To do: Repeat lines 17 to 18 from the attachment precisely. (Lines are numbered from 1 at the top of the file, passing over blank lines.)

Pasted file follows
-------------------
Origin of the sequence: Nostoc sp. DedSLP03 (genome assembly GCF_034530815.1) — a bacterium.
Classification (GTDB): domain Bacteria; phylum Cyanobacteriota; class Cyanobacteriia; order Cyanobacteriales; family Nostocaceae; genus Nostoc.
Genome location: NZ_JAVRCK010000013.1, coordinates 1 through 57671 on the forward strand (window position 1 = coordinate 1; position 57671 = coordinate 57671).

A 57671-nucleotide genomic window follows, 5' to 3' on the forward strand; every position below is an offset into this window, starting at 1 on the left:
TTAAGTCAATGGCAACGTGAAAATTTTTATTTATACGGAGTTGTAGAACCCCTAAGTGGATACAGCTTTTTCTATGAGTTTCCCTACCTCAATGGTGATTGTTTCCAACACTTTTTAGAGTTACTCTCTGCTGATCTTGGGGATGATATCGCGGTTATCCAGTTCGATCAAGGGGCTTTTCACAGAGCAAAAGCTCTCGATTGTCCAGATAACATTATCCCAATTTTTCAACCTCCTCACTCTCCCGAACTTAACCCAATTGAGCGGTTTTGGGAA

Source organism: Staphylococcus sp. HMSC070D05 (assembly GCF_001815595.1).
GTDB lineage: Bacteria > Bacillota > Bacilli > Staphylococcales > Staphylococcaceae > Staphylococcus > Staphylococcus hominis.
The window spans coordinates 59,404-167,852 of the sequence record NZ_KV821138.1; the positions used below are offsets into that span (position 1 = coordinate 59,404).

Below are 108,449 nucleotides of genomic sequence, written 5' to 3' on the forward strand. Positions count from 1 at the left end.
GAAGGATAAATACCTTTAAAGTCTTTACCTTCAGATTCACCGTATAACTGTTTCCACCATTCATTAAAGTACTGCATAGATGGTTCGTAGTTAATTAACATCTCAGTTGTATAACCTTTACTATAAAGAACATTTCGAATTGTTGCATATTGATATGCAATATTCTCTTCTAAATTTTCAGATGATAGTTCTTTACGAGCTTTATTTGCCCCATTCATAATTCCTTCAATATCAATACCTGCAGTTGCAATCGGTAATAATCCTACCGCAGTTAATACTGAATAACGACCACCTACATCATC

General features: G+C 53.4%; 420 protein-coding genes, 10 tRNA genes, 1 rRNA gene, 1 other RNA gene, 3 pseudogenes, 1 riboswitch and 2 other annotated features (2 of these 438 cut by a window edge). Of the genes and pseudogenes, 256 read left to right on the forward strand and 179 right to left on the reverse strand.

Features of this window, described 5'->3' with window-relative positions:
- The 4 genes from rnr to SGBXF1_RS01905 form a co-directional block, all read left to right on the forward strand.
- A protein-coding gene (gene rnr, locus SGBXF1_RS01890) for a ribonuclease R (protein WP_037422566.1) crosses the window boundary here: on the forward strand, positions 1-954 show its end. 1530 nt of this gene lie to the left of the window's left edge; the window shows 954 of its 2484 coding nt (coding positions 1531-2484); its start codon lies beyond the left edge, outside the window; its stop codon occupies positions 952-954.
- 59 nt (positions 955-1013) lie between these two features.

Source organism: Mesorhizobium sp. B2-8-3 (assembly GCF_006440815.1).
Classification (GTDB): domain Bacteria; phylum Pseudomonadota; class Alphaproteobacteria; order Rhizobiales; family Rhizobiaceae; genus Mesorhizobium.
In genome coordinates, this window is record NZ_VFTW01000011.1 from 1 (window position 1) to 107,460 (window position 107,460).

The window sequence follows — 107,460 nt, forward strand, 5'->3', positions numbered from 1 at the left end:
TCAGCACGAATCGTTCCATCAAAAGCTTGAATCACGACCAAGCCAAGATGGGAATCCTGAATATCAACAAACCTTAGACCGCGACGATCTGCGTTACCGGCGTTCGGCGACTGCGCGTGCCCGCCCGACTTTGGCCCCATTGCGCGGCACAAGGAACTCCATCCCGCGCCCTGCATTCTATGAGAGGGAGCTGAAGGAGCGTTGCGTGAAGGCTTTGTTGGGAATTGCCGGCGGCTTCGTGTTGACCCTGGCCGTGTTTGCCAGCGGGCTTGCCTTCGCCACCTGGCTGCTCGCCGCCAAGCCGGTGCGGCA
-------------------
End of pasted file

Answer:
Classification (GTDB): domain Bacteria; phylum Pseudomonadota; class Alphaproteobacteria; order Rhizobiales; family Rhizobiaceae; genus Mesorhizobium.
In genome coordinates, this window is record NZ_VFTW01000011.1 from 1 (window position 1) to 107,460 (window position 107,460).